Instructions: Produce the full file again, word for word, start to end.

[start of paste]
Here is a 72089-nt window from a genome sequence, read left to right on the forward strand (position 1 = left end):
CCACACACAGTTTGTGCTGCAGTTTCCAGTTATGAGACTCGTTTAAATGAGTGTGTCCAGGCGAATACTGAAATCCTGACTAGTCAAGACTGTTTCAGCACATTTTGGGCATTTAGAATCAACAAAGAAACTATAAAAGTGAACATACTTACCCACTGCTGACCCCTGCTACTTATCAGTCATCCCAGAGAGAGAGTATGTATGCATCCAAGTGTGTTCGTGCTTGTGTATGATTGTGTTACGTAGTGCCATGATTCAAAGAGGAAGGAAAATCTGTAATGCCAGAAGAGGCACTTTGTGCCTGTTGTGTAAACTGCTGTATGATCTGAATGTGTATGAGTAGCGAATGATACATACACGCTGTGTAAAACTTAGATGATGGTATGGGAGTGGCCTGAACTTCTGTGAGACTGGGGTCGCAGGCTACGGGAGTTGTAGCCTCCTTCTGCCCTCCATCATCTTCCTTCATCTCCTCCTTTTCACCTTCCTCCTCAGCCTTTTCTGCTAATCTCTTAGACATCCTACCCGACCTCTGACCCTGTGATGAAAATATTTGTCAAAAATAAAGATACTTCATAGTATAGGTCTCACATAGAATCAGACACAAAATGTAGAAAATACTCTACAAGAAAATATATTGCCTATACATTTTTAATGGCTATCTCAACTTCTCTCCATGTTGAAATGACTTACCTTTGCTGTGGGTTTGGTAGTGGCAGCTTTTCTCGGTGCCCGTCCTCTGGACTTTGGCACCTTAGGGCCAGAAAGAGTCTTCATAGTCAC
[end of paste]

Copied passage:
Here is a 72089-nt window from a genome sequence, read left to right on the forward strand (position 1 = left end):
CCACACACAGTTTGTGCTGCAGTTTCCAGTTATGAGACTCGTTTAAATGAGTGTGTCCAGGCGAATACTGAAATCCTGACTAGTCAAGACTGTTTCAGCACATTTTGGGCATTTAGAATCAACAAAGAAACTATAAAAGTGAACATACTTACCCACTGCTGACCCCTGCTACTTATCAGTCATCCCAGAGAGAGAGTATGTATGCATCCAAGTGTGTTCGTGCTTGTGTATGATTGTGTTACGTAGTGCCATGATTCAAAGAGGAAGGAAAATCTGTAATGCCAGAAGAGGCACTTTGTGCCTGTTGTGTAAACTGCTGTATGATCTGAATGTGTATGAGTAGCGAATGATACATACACGCTGTGTAAAACTTAGATGATGGTATGGGAGTGGCCTGAACTTCTGTGAGACTGGGGTCGCAGGCTACGGGAGTTGTAGCCTCCTTCTGCCCTCCATCATCTTCCTTCATCTCCTCCTTTTCACCTTCCTCCTCAGCCTTTTCTGCTAATCTCTTAGACATCCTACCCGACCTCTGACCCTGTGATGAAAATATTTGTCAAAAATAAAGATACTTCATAGTATAGGTCTCACATAGAATCAGACACAAAATGTAGAAAATACTCTACAAGAAAATATATTGCCTATACATTTTTAATGGCTATCTCAACTTCTCTCCATGTTGAAATGACTTACCTTTGCTGTGGGTTTGGTAGTGGCAGCTTTTCTCGGTGCCCGTCCTCTGGACTTTGGCACCTTAGGGCCAGAAAGAGTCTTCATAGTCAC